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Location: Bangalore/Andman Islands, India
Hi Owen/Dibu,

A fish tagging programme has been on the back of our minds for sometime now as there are so many unanswered questions regarding mahseer on stretch we fish. For example no one knows where they spawn, if fish migrate within the stretch and the rate at which they grow. I guess a programme like this would need scientific backing from the fisheries/forest department.
The actual tagging of fish can be taught to the guides who will have to record measurements/location/time/bait used etc... how accurately can this be done? I guess it can be done by involving them in the project and having them trained. Maintaining and understanding the data will again have to be done by a competent authority.
Roping in the forest dept, fisheries dept, JLR and WASI is not going to be easy. In the past WASI had run into some problems with the forest dept. when they released murral fingerlings into the river. I have no idea how willing JLR will be in a project like this one.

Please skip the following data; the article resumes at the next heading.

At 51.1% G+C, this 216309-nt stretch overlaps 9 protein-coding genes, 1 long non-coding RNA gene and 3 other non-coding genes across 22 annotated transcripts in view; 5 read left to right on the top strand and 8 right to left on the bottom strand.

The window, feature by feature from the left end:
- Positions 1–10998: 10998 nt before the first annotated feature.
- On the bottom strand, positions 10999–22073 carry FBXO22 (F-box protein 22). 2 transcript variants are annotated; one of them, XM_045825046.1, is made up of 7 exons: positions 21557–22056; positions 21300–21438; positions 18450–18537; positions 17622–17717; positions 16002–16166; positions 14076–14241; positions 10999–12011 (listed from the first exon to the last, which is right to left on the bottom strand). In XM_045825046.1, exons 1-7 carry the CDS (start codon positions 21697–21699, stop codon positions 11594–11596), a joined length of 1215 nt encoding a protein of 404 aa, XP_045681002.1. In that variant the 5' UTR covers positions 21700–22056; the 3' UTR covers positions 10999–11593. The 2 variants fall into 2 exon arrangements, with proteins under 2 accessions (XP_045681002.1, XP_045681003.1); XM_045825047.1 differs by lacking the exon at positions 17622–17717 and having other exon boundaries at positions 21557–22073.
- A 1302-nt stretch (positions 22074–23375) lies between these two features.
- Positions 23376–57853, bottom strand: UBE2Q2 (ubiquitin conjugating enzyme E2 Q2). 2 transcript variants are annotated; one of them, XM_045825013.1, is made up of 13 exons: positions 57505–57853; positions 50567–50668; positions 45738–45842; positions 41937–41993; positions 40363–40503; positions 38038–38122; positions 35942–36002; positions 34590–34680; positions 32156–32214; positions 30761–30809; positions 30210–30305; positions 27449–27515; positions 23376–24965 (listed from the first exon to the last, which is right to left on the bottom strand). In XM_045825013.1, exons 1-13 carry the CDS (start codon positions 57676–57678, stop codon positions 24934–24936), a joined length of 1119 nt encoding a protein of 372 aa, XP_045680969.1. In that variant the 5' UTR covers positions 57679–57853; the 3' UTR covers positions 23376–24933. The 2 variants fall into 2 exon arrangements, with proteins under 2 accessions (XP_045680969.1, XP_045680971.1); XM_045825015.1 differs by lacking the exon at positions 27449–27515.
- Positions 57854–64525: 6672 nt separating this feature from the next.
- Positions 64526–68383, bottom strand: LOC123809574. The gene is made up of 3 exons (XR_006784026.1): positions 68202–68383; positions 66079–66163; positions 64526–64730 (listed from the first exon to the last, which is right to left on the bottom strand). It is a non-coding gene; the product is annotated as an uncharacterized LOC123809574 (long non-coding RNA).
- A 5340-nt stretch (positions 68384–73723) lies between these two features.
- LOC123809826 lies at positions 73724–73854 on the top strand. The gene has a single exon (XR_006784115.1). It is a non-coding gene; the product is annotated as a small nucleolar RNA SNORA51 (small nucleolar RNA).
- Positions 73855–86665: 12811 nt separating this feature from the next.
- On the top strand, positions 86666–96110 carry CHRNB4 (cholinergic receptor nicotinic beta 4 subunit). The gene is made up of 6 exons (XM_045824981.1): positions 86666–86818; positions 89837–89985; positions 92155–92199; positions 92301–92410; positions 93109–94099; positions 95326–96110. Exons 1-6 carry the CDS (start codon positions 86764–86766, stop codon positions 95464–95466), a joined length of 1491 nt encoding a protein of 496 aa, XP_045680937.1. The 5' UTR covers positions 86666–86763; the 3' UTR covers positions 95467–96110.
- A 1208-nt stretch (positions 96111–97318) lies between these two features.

Its a start! At least we have a platform now to discuss such matters and I see us (anglers) being the guardians of the river.
I'm straying now.... but we need to see that angling (CnR) and conservation go hand in hand. Don't think people out there know how important a river like the Cauvery is to us all (anglers and non anglers).

Regards,
Mighty Marlin.


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PostPosted: Fri Aug 18, 2006 11:00 am 
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Enlightened

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Dear MM,